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Kittredge: An Offering

Here we are at the time of year when we roll out family traditions with bravado. For many this is a great solace and comfort, but for others it can be a clashing symbol of what’s changed, what’s missing, who’s gone. No wonder the air seems charged, having as it does such conflicting emotional ions butting about: anticipation and joy, anticipation and dread.

When I was growing up there were two national holidays that were not celebrated with any verve in our house: the 4th of July and Thanksgiving. My father, though in love with America and an American citizen since 1941, was raised in England. He saw no reason for fireworks and parades on Independence Day and couldn’t rally behind the reenactment of the Pilgrim repast. My mother and I were thus left with a free floating desire for celebration and feasting, particularly at Thanksgiving. Lacking the traditional focus, we often we put on a splendid dinner that had nothing whatsoever to do with normal American Thanksgiving fare.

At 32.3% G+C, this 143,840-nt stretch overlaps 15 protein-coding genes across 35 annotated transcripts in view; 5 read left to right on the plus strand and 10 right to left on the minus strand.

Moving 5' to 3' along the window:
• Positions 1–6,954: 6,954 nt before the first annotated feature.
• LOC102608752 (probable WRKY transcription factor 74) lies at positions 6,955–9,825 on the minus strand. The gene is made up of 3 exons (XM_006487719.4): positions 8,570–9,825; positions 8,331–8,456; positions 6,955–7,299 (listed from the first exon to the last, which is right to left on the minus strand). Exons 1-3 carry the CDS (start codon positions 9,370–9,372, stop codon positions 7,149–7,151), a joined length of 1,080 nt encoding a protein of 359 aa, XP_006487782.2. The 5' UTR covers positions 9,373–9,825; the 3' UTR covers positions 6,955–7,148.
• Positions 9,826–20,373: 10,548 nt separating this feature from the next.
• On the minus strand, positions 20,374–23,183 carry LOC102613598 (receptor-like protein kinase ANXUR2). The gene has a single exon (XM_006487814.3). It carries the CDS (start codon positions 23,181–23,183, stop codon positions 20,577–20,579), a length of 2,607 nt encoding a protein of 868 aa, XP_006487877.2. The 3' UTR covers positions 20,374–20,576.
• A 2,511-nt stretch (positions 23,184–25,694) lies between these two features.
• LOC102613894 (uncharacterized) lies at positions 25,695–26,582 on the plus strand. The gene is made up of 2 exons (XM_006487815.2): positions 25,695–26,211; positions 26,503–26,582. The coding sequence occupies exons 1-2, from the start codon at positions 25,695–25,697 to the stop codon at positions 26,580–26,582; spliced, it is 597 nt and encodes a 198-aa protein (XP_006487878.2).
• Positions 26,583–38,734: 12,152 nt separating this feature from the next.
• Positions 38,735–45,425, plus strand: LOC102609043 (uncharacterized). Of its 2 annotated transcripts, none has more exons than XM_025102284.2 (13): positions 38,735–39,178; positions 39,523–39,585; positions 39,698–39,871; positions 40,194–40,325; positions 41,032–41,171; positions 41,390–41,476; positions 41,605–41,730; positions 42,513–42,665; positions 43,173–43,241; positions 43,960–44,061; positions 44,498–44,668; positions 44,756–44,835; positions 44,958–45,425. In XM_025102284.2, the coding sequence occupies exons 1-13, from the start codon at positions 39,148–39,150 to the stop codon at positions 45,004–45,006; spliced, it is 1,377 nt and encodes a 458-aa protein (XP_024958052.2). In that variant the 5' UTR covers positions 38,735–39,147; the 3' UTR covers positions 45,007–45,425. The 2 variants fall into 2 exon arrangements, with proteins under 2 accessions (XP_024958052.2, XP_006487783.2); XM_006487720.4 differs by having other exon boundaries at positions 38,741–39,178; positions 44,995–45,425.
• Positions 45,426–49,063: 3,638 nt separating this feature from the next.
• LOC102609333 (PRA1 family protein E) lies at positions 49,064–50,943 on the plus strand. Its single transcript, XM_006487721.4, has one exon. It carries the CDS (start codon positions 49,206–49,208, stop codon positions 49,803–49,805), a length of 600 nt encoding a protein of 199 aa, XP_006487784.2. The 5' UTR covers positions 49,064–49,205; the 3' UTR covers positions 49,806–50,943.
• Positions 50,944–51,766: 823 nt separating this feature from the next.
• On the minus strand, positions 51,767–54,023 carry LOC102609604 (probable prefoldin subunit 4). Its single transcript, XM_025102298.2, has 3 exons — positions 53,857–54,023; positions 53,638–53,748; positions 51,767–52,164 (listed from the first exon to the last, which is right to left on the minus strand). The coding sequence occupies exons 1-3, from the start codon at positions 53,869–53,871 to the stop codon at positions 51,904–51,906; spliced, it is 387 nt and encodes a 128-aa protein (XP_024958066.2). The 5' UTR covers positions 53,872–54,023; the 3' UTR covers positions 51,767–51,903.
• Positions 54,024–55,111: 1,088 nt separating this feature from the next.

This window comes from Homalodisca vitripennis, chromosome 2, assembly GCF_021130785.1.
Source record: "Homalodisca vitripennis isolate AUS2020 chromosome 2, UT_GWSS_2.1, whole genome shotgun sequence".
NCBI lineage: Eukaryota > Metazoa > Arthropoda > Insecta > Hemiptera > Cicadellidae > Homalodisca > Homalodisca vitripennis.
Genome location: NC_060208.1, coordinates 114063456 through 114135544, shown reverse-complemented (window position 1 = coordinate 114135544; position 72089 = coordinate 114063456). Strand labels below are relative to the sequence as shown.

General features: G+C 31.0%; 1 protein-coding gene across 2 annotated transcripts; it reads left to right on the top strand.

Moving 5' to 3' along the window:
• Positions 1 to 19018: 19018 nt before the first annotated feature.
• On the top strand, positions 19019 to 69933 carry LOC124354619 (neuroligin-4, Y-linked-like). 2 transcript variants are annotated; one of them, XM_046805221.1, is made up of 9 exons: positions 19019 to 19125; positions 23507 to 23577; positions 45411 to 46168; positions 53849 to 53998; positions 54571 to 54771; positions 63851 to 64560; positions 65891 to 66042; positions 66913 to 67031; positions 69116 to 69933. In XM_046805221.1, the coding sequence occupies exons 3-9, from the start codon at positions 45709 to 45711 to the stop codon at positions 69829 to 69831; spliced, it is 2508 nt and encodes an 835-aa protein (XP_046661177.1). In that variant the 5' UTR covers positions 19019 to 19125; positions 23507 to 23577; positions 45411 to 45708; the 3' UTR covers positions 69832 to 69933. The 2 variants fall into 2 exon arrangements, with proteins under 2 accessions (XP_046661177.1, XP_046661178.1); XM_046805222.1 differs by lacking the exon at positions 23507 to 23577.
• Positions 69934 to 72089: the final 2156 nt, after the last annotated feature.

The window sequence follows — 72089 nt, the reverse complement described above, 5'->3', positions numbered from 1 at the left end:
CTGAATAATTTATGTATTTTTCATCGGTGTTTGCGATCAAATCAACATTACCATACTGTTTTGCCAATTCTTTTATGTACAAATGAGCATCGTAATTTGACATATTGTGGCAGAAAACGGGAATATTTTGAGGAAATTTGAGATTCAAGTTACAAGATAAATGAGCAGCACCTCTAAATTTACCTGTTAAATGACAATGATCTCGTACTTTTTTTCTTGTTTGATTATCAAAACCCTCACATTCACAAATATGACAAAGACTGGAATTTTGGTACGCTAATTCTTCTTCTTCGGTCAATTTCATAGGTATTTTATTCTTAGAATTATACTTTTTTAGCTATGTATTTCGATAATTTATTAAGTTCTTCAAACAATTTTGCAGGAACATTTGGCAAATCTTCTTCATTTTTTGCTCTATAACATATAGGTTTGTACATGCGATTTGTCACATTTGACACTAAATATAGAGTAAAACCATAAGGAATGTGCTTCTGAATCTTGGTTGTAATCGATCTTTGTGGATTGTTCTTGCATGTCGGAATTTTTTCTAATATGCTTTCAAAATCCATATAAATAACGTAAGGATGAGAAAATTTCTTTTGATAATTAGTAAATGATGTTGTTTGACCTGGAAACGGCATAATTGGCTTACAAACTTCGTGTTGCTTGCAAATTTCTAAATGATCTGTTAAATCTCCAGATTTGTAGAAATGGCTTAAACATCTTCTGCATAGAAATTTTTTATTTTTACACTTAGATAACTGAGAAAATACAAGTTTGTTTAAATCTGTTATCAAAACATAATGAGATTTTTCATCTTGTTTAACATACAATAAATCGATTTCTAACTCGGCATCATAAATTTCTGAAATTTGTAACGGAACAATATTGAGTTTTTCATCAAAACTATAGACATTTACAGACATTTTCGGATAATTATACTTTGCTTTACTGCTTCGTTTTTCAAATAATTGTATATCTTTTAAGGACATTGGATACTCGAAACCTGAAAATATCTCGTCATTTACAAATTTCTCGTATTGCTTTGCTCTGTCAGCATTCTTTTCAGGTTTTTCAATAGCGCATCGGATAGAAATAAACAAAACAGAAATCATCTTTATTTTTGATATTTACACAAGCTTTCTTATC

What we did was to cook food from a different country each Thanksgiving. One year it was Syria, another Mexico, Lebanon, Spain, Italy, Morocco, China.

And I’ve begun to wonder if this might be a good approach to the holiday every year – especially this one, when cultural and ethnic differences are so much on our minds. So my husband and I’ve asked those who will join us to bring a dish from another country, specifically a country with whom we are at war or at odds. We’ve also asked them to share a vignette about the culture of that country, its people or traditions, but not its political situation. When I told a friend our plan, she wondered if we’d found our guest list dwindling.

Across the globe people suffer realities we cannot easily imagine. But they love and cuddle as we do; they have friends and family and heartbreaks and joys, bad hair days, aches and pains and terrible fear. So in a small way this Thanksgiving we’ll try to love our neighbors, to celebrate all people, by trying to understand different cultures, by eating what they eat and hearing stories of their lives.

This morning our house is steeped in the rich smell of turmeric and garam masala, exotic ingredients that bring to mind a world and people who, though foreign, are also very familiar, in the deepest and most elemental sense.

Susan Cooke Kittredge is Associate Pastor of the Charlotte Congregational Church.
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